McHugh, Joanna E., Lee, Olga, Aspell, Niamh, Lawlor, Brian A. and Brennan, Sabrina (2015) A Shared Mealtime Approach to Improving Social and Nutritional Functioning Among Older Adults Living Alone: Study Protocol for a Randomized Controlled Trial. JMIR Research Protocols, 4 (2).
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Background: Older adults living alone are at increased risk of malnutrition as well as social isolation. Previous research has evaluated psychosocial interventions aimed at improving social support for older adults living alone. One meta-analysis in particular has suggested that multimodal psychosocial interventions are more effective than unimodal interventions. As such, it may be more effective to deliver an intervention which combines nutritional and social support together. Consequently, we designed the RelAte intervention, which focuses on shared mealtimes as a source of combined social and nutritional support for older adults living alone who are at risk of social isolation.
Objective: The objective of the RelAte trial was to evaluate the impact of such an intervention on energy intake, anthropometric measurements, and nutritional social cognitive variables among older adults living alone in the community.
Methods: There are 100 participants that will be recruited and randomized to either the treatment (n=50) or the control group. The treatment group will receive a visit from a trained peer volunteer once weekly for a period of 8 weeks. Outcomes of interest include: energy intake, social cognitive factors related to diet, abdominal circumference, body mass index, psychosocial well-being, frailty, nutritional status, and health utilities. Outcomes will be obtained at baseline, immediately postintervention (8 weeks after baseline), 12-week follow-up, and 26-week follow-up by assessors blinded to participants’ randomized assignment.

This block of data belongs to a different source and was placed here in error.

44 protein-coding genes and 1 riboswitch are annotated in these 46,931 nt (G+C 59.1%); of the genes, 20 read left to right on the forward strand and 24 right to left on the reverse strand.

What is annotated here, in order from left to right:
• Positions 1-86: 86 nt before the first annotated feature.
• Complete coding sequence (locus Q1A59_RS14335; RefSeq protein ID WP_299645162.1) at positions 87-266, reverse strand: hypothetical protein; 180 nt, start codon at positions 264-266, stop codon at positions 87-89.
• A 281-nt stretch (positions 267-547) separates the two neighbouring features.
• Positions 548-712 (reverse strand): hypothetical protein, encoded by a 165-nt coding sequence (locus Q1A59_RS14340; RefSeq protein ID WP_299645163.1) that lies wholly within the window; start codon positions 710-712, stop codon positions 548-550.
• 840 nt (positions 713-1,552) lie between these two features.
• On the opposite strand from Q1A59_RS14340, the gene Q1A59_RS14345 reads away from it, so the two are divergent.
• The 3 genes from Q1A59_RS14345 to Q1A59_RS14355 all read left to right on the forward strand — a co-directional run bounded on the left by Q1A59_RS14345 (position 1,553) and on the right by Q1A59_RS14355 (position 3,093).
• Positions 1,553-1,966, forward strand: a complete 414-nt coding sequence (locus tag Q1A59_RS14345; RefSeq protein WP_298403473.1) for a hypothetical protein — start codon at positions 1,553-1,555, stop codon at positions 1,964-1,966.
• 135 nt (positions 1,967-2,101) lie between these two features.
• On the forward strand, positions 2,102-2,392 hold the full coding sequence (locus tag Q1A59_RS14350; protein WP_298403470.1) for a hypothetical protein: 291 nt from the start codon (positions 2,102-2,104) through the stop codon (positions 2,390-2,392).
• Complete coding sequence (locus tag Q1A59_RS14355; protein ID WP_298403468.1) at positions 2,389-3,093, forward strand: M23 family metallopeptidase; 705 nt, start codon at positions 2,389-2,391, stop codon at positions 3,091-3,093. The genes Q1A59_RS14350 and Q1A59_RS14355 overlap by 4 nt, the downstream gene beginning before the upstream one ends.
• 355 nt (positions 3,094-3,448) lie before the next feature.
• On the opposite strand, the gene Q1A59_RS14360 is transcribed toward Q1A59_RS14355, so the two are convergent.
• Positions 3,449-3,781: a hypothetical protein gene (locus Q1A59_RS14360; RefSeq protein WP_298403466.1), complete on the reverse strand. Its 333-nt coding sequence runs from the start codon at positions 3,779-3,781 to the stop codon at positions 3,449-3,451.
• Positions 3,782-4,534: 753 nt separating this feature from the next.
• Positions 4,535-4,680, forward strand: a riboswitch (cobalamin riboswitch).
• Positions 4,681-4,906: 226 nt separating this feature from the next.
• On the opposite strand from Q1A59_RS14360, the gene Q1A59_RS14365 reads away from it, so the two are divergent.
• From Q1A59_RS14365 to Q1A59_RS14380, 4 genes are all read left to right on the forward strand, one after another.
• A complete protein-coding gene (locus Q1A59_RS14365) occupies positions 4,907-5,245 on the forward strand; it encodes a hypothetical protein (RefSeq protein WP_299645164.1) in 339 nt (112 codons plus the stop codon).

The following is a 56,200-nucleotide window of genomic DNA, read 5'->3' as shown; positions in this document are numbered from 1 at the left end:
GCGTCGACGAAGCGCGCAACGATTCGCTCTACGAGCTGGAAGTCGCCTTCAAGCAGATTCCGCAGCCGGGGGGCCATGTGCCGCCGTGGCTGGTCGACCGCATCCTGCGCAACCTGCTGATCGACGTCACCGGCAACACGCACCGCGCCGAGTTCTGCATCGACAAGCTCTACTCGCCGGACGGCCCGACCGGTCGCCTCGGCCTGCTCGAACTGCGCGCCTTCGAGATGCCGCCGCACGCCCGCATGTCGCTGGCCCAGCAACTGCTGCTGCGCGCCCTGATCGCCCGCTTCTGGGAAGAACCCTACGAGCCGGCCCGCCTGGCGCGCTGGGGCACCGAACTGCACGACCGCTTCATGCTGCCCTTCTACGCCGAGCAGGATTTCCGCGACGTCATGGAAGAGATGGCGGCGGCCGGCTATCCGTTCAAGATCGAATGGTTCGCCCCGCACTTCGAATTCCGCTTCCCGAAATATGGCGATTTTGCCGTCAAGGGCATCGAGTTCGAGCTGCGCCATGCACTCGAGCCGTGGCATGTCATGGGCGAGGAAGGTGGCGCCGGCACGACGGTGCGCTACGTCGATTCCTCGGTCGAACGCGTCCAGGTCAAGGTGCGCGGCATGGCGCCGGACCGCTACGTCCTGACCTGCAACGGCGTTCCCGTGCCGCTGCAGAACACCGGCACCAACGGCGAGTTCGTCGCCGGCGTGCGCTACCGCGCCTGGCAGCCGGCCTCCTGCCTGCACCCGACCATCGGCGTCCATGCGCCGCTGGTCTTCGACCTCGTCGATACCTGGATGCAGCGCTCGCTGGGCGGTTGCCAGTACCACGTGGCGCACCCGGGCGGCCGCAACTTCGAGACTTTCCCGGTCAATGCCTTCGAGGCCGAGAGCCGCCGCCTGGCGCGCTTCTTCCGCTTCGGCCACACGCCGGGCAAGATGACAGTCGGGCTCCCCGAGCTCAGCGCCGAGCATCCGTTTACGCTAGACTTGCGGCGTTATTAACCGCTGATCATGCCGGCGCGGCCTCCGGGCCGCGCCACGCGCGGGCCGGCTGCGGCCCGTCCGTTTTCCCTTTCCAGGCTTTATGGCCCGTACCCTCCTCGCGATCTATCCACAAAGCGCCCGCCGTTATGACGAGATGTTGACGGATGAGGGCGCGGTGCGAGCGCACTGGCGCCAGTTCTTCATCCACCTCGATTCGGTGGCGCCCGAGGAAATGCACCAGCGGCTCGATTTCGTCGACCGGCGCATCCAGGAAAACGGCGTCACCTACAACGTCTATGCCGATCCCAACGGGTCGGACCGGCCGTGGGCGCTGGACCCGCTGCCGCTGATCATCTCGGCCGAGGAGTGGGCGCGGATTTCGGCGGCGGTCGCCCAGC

Results: The Relate trial is currently active. We are currently at data analysis stage. The study started in June 2013 and will run until June 2015.
Conclusions: Results from this study will primarily describe the effectiveness of a shared mealtime intervention for older adults living alone in terms of their dietary well-being, physical health, and psychosocial well-being.
|Subjects:||B Philosophy. Psychology. Religion > Psychology > Cognition
H Social Sciences > HV Social pathology. Social and public welfare > Welfare of older people
|Divisions:||School of Business > Staff Research and Publications|
|Depositing User:||CAOIMHE NI MHAICIN|
|Date Deposited:||02 Oct 2015 11:31|
|Last Modified:||02 Oct 2015 11:31|
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